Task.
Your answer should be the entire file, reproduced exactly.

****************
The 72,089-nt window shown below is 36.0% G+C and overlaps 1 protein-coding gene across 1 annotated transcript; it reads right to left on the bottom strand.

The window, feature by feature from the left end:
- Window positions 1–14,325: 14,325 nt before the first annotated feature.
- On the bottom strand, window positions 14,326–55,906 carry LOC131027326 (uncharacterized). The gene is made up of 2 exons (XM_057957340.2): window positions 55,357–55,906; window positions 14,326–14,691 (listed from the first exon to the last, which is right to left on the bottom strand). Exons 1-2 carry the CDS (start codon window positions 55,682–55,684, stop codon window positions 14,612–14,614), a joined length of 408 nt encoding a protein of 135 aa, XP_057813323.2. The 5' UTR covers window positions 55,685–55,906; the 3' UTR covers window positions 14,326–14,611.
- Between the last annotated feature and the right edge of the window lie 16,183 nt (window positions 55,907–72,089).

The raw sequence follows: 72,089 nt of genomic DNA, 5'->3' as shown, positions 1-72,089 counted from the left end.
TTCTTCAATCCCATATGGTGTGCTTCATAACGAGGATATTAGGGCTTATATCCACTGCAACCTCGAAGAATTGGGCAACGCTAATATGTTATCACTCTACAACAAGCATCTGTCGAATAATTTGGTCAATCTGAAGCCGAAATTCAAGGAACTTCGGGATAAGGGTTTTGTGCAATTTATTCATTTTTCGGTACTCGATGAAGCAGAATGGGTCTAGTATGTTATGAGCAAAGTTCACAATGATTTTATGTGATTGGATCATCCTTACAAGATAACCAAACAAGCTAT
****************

The 72,089-nt window shown below is 36.0% G+C and overlaps 1 protein-coding gene across 1 annotated transcript; it reads right to left on the bottom strand.

The window, feature by feature from the left end:
- Window positions 1–14,325: 14,325 nt before the first annotated feature.
- On the bottom strand, window positions 14,326–55,906 carry LOC131027326 (uncharacterized). The gene is made up of 2 exons (XM_057957340.2): window positions 55,357–55,906; window positions 14,326–14,691 (listed from the first exon to the last, which is right to left on the bottom strand). Exons 1-2 carry the CDS (start codon window positions 55,682–55,684, stop codon window positions 14,612–14,614), a joined length of 408 nt encoding a protein of 135 aa, XP_057813323.2. The 5' UTR covers window positions 55,685–55,906; the 3' UTR covers window positions 14,326–14,611.
- Between the last annotated feature and the right edge of the window lie 16,183 nt (window positions 55,907–72,089).

The raw sequence follows: 72,089 nt of genomic DNA, 5'->3' as shown, positions 1-72,089 counted from the left end.
TTCTTCAATCCCATATGGTGTGCTTCATAACGAGGATATTAGGGCTTATATCCACTGCAACCTCGAAGAATTGGGCAACGCTAATATGTTATCACTCTACAACAAGCATCTGTCGAATAATTTGGTCAATCTGAAGCCGAAATTCAAGGAACTTCGGGATAAGGGTTTTGTGCAATTTATTCATTTTTCGGTACTCGATGAAGCAGAATGGGTCTAGTATGTTATGAGCAAAGTTCACAATGATTTTATGTGATTGGATCATCCTTACAAGATAACCAAACAAGCTAT